• Farmers “no longer thought it worth their while to spend a week or more driving a team of horses over bad roads to sell their crops in Chicago”
      • A whole shift in lifestyle! It enables so much! Displacement of technology
    • “In 1860, Chicago received almost a hundred times more wheat by rail than by wagon; ten years later, no one even bothered to keep statistics on the latter.”
      • This is a radical and shifting transformation.
    • Page 78 and 79 also
      • With ships and their delays, “one could not place a very high value on one’s own time.”
      • “Time does not yet seem to enter as an element into Western thought. It answers about as well to do a thing next week as this; to wait a day or two for a boat, as to meet it at the hour appointed; and so on through all the details of life.”
      • Train services measured in days vs weeks
      • “The long term consequence was to move timekeeping into the realm of the mechanical clock, away from the various natural cycles which had formerly marked the flow of time.” (78)
        • Stark contrast with the sun at the highest point
          • Page 79!! “Noon was the moment when the sun stood highest in the midday sky.” Different everywhere.
        • “the safety and clockwork regularity of an artificial universe”
        • 1883 marked the creation of “four time zones” thus breaking the connection with the sun
      • “”managers, engineers, and accountants whose emerging professional skills became essential to the system as a whole” (81)
        • Data processing was direly needed and necessary for the vast amount of data to be processed.
        • Almost like an origin of a larger economy and proliferation of professional jobs.
      • “The railroad thus became the chief device for introducing a new capitalist logic to the geography of the Great West.” (81)

Chapter 3: Grain

  • “Farmers bartered their produce because they were cash poor. In an economy short of cash, where credit was essential to making exchange possible, merchants served as translators between the world of rural barter and the world of urban money.” (105)
    • Pg 104 has a description of the role of storekeepers
      • Their job was quite expansive and hard
      • I found these two descriptions of life back then interesting because it’s so different than now, but was very much so life back then
    • “Crops from dozens of different farms could then mingle” (114)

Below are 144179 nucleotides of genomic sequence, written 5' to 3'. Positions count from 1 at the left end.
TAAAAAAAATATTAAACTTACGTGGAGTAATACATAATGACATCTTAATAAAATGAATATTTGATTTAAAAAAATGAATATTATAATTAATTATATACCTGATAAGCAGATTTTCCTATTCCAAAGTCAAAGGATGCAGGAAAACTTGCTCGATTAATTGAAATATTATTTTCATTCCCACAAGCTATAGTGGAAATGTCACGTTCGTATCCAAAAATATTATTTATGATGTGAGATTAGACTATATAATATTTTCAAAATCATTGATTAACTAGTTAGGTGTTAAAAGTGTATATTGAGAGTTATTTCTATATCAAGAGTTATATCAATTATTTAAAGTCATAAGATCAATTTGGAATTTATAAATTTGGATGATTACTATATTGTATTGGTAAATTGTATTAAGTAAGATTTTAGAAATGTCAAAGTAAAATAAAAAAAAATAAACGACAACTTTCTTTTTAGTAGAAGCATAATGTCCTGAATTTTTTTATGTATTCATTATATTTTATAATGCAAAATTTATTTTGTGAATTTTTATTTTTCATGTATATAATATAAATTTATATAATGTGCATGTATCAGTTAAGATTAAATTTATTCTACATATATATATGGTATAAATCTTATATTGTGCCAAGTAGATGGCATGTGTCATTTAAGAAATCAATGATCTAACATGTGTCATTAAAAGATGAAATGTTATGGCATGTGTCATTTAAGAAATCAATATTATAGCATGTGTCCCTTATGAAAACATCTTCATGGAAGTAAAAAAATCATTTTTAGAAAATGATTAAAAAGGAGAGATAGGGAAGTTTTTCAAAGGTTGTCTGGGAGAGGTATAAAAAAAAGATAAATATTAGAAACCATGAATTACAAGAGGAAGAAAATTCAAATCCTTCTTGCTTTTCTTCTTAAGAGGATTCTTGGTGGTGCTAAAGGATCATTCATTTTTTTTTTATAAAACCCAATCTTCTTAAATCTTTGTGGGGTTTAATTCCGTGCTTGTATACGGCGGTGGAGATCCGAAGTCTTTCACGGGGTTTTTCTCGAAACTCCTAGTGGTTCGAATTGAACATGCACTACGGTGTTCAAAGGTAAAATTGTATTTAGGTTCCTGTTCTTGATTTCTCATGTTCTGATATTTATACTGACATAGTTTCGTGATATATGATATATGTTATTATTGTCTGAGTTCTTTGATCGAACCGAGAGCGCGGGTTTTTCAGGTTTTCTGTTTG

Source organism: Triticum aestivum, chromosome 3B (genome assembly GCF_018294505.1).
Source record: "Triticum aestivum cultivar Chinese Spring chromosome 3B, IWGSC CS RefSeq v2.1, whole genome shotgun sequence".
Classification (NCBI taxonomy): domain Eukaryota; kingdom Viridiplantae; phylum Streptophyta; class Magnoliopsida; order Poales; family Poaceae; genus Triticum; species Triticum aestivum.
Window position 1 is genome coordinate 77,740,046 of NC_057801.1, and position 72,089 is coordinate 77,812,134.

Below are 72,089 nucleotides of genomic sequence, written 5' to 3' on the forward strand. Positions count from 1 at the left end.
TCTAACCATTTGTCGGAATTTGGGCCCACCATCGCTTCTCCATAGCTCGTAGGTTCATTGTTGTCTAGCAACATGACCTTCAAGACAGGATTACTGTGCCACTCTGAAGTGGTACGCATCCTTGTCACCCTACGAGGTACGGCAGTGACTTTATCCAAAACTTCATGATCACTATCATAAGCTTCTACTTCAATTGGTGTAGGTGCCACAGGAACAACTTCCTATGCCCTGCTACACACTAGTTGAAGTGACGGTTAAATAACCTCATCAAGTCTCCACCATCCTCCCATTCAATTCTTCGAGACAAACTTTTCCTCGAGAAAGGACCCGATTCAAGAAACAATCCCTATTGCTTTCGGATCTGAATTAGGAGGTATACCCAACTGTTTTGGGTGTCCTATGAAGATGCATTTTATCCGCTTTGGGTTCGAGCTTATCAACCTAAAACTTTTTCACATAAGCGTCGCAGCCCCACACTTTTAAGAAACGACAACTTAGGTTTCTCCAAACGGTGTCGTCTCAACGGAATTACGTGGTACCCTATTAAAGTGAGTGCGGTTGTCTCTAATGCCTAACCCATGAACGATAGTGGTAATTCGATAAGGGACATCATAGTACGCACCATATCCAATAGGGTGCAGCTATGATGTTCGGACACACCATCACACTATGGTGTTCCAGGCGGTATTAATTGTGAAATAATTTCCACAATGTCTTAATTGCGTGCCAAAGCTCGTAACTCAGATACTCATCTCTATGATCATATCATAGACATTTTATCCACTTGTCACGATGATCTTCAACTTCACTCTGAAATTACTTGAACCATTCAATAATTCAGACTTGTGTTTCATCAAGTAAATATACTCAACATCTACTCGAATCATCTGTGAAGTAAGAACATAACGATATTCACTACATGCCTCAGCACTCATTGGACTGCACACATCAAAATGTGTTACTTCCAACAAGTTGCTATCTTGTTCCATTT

• Mixing of grain to create homogeneous commodity. That’s how I grew up, the food I ate. Farmers market is different though.
      • Leads to quality differences. A lot of story behind how our products come to market and its historic development
    • “The elevator helped turn grain into capital by obscuring and distancing its link with physical nature.” (120)
    • “The wider the telegraph’s net became, the more it unified previously isolated economies. The result was a new market geography that had less to do with the soils or climate of a given locality than with the prices and information flows of the economy as a whole.” (121)
      • Telegraph helped bind these geographically disparate regions together. Now, we see this on a globalized scale. The effects?
    • Speculation explained on page 125
      • “simply exchanging the difference between the grain’s contracted price and its market price when contract expired”
      • Leads to: “transactions without any grain ever changing hands”
      • I found this just so interesting, this shift from physically selling, trading, bartering, to this economy so disconnected from the producer, elevated to the abstraction of speculation and settling contractual differences!
    • “Corners, in short, seemed to call into question the legitimacy of the entire futures market.” (131)
      • Deviation from intention and human nature.
    • Big picture view: “Corners were an almost inevitable result not just of the futures contract but of grain grading and elevators as well; all three derived from the same artificial partitioning of the economic landscape, the same second nature.” (132)
    • “Hostility … toward Chicago’s grain trade in general, flowered from rural suspicions that there was something not quite real – something false, something dishonest – about its markets.” (144)
      • This hostility still exists today. In their days, it was because the farmers did not know how the whole system worked.
      • Furthermore grain was redefined: “abstracting and simplifying it to facilitate its movement not as a physical object but as a commodity. The trading of grain as a commodity was what made Chicago’s market seem unreal to those who stood outside it.” (145)
        • The root of it, no longer simple physical transactions
      • “Wheat and corn came to Chicago from farms that were themselves radical simplifications of the grassland ecosystem” (145)